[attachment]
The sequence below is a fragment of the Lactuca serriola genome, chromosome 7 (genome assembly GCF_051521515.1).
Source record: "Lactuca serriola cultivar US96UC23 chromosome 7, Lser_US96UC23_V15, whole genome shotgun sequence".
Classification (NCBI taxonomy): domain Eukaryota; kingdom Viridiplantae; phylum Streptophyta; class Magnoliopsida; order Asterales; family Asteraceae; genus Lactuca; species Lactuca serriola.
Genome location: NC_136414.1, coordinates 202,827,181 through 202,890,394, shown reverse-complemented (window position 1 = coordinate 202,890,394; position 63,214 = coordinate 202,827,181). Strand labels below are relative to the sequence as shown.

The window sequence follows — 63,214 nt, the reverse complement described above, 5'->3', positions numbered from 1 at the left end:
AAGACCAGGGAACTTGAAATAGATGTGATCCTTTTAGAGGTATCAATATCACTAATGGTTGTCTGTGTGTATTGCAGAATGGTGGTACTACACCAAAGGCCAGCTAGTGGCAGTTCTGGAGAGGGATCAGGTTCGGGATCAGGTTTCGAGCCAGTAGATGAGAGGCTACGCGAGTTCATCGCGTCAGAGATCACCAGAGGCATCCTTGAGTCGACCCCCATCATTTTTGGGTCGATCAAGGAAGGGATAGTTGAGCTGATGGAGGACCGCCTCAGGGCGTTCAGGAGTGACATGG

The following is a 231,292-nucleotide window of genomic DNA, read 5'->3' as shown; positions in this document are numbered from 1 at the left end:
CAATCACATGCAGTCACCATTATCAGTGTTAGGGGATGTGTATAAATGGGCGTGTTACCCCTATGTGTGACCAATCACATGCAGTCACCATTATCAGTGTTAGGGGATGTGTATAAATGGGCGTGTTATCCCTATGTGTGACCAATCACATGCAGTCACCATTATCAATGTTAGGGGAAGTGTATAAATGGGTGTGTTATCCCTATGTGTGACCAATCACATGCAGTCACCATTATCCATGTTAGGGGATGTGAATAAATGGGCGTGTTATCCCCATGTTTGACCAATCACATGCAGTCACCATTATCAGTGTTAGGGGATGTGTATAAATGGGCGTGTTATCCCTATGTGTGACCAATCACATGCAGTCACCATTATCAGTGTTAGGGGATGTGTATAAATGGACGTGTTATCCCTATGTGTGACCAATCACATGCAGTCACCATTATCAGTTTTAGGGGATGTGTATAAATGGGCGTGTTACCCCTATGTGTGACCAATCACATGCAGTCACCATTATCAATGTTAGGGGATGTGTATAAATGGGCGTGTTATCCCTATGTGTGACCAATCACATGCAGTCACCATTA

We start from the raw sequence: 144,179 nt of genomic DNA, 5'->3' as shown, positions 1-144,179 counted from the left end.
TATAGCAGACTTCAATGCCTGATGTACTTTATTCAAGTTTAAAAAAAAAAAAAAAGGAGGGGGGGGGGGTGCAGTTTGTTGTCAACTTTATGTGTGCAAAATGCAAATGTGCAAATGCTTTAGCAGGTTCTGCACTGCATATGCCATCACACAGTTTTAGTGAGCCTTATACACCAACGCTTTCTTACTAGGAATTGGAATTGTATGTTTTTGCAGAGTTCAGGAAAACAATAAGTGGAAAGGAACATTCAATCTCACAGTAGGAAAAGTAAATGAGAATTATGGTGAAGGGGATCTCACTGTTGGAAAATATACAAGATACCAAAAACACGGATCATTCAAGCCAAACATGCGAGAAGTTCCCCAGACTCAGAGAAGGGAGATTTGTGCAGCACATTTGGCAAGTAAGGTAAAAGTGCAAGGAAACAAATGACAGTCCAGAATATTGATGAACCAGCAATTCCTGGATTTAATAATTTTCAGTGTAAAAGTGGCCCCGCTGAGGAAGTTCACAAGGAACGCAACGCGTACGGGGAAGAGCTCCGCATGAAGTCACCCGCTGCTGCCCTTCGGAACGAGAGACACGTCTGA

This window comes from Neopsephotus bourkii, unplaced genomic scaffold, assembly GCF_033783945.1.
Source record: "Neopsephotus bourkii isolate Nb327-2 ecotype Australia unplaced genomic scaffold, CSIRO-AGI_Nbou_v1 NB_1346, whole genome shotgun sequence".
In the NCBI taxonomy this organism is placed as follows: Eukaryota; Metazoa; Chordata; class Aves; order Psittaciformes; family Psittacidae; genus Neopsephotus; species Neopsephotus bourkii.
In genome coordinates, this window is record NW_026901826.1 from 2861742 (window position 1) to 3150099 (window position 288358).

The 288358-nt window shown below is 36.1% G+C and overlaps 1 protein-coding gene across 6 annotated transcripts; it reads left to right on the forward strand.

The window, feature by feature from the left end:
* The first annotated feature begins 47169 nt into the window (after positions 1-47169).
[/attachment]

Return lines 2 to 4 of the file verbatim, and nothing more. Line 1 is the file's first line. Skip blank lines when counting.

Source record: "Lactuca serriola cultivar US96UC23 chromosome 7, Lser_US96UC23_V15, whole genome shotgun sequence".
Classification (NCBI taxonomy): domain Eukaryota; kingdom Viridiplantae; phylum Streptophyta; class Magnoliopsida; order Asterales; family Asteraceae; genus Lactuca; species Lactuca serriola.
Genome location: NC_136414.1, coordinates 202,827,181 through 202,890,394, shown reverse-complemented (window position 1 = coordinate 202,890,394; position 63,214 = coordinate 202,827,181). Strand labels below are relative to the sequence as shown.